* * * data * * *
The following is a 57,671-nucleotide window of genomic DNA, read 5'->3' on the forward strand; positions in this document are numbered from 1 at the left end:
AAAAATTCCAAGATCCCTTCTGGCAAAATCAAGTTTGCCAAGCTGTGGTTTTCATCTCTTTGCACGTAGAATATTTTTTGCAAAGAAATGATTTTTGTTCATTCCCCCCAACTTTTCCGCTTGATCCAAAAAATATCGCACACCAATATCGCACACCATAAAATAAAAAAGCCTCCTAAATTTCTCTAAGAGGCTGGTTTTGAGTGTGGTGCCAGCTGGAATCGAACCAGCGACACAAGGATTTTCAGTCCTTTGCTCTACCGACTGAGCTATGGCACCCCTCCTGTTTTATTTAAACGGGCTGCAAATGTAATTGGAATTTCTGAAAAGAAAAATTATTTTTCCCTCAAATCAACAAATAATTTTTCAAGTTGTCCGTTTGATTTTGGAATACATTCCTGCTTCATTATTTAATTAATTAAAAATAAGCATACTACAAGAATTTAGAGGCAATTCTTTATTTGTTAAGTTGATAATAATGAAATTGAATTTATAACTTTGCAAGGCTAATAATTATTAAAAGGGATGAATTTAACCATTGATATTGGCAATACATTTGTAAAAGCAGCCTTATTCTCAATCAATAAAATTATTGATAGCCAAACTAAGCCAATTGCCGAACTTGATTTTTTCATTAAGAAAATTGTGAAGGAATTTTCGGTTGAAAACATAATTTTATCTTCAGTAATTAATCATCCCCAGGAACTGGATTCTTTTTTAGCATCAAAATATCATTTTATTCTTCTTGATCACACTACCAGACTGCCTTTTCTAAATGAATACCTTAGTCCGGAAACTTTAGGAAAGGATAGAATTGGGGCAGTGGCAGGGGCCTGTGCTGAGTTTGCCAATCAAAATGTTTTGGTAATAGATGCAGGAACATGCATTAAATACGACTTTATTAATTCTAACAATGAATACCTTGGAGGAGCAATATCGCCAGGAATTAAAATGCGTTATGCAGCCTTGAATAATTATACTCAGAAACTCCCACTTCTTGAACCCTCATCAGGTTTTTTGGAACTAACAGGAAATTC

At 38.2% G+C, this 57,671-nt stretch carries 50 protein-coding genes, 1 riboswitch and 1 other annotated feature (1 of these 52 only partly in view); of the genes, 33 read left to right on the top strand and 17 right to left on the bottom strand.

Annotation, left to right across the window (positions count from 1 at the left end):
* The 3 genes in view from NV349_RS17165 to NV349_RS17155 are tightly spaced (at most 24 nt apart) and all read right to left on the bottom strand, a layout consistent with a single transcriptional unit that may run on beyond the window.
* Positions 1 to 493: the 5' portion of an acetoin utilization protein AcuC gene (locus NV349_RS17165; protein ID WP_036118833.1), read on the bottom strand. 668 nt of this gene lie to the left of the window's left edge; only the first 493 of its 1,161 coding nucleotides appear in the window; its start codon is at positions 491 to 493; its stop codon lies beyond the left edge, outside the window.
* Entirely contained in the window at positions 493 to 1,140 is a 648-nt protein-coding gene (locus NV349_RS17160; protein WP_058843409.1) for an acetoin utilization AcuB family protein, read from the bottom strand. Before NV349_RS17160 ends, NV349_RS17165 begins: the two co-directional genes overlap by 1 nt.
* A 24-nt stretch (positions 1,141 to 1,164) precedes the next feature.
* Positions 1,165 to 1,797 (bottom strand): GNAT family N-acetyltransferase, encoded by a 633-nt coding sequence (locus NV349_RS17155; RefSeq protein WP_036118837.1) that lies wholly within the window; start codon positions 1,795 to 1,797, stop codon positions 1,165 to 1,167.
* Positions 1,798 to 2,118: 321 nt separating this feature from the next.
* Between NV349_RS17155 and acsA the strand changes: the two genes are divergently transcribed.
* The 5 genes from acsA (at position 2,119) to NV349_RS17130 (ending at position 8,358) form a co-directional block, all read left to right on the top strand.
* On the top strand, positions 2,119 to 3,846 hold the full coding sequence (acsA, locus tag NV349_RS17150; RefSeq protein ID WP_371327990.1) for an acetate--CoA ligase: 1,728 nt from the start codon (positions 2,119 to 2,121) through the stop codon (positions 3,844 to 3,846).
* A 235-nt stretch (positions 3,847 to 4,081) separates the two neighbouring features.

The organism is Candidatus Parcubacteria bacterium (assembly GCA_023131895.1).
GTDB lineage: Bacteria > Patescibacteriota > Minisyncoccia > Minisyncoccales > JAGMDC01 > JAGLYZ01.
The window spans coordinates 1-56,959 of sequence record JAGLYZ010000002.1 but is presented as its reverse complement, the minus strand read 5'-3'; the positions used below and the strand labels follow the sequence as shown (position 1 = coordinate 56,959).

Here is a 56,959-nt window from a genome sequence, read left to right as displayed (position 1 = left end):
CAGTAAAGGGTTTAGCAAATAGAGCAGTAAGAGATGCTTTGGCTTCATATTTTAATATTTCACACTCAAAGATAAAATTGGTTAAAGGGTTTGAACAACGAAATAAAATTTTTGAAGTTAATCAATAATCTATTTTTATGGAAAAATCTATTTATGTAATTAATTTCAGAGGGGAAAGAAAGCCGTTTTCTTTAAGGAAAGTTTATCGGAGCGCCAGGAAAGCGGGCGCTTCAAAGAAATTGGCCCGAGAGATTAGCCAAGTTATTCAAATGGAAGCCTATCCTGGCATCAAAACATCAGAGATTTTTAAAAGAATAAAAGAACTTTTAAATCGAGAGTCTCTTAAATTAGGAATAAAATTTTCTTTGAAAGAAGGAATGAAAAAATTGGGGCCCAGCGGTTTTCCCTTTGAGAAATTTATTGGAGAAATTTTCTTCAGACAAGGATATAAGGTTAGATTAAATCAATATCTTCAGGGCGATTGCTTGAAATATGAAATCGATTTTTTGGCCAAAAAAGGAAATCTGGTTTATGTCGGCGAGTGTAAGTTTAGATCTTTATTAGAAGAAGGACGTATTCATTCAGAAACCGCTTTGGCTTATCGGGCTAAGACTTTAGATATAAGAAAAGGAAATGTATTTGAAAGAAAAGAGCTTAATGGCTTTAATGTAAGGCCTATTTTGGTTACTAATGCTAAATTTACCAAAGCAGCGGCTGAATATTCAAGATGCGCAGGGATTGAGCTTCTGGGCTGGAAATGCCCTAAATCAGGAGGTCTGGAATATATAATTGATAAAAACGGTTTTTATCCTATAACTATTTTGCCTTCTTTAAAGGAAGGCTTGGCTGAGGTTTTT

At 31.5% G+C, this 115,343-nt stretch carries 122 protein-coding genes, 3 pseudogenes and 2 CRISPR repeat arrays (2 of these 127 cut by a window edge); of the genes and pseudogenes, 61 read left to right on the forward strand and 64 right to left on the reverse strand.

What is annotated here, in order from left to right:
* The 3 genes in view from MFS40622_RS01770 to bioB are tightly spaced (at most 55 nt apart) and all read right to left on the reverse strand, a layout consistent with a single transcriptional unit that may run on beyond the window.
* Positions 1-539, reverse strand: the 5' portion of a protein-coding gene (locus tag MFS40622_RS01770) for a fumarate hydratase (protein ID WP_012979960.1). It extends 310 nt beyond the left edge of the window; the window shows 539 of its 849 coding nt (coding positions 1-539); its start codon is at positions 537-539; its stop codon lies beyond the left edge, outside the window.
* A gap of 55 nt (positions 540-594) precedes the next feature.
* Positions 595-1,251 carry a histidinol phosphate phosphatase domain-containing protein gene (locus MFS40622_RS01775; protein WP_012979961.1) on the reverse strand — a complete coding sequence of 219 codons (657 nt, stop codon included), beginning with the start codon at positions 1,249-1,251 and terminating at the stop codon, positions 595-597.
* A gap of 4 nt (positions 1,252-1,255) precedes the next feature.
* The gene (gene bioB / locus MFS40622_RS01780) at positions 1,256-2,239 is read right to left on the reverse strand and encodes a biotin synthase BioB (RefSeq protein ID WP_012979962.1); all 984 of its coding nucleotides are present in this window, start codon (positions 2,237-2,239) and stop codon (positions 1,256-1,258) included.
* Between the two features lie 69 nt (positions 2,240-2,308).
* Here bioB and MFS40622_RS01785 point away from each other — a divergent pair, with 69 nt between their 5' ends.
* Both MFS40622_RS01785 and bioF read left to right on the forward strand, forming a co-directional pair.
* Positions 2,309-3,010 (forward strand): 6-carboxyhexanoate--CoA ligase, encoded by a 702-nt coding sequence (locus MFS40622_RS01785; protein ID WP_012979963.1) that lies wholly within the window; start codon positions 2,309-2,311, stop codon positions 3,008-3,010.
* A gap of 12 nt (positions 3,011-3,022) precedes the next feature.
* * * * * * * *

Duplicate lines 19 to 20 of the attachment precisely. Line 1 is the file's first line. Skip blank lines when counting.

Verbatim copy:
CAGTAAAGGGTTTAGCAAATAGAGCAGTAAGAGATGCTTTGGCTTCATATTTTAATATTTCACACTCAAAGATAAAATTGGTTAAAGGGTTTGAACAACGAAATAAAATTTTTGAAGTTAATCAATAATCTATTTTTATGGAAAAATCTATTTATGTAATTAATTTCAGAGGGGAAAGAAAGCCGTTTTCTTTAAGGAAAGTTTATCGGAGCGCCAGGAAAGCGGGCGCTTCAAAGAAATTGGCCCGAGAGATTAGCCAAGTTATTCAAATGGAAGCCTATCCTGGCATCAAAACATCAGAGATTTTTAAAAGAATAAAAGAACTTTTAAATCGAGAGTCTCTTAAATTAGGAATAAAATTTTCTTTGAAAGAAGGAATGAAAAAATTGGGGCCCAGCGGTTTTCCCTTTGAGAAATTTATTGGAGAAATTTTCTTCAGACAAGGATATAAGGTTAGATTAAATCAATATCTTCAGGGCGATTGCTTGAAATATGAAATCGATTTTTTGGCCAAAAAAGGAAATCTGGTTTATGTCGGCGAGTGTAAGTTTAGATCTTTATTAGAAGAAGGACGTATTCATTCAGAAACCGCTTTGGCTTATCGGGCTAAGACTTTAGATATAAGAAAAGGAAATGTATTTGAAAGAAAAGAGCTTAATGGCTTTAATGTAAGGCCTATTTTGGTTACTAATGCTAAATTTACCAAAGCAGCGGCTGAATATTCAAGATGCGCAGGGATTGAGCTTCTGGGCTGGAAATGCCCTAAATCAGGAGGTCTGGAATATATAATTGATAAAAACGGTTTTTATCCTATAACTATTTTGCCTTCTTTAAAGGAAGGCTTGGCTGAGGTTTTT

At 31.5% G+C, this 115,343-nt stretch carries 122 protein-coding genes, 3 pseudogenes and 2 CRISPR repeat arrays (2 of these 127 cut by a window edge); of the genes and pseudogenes, 61 read left to right on the forward strand and 64 right to left on the reverse strand.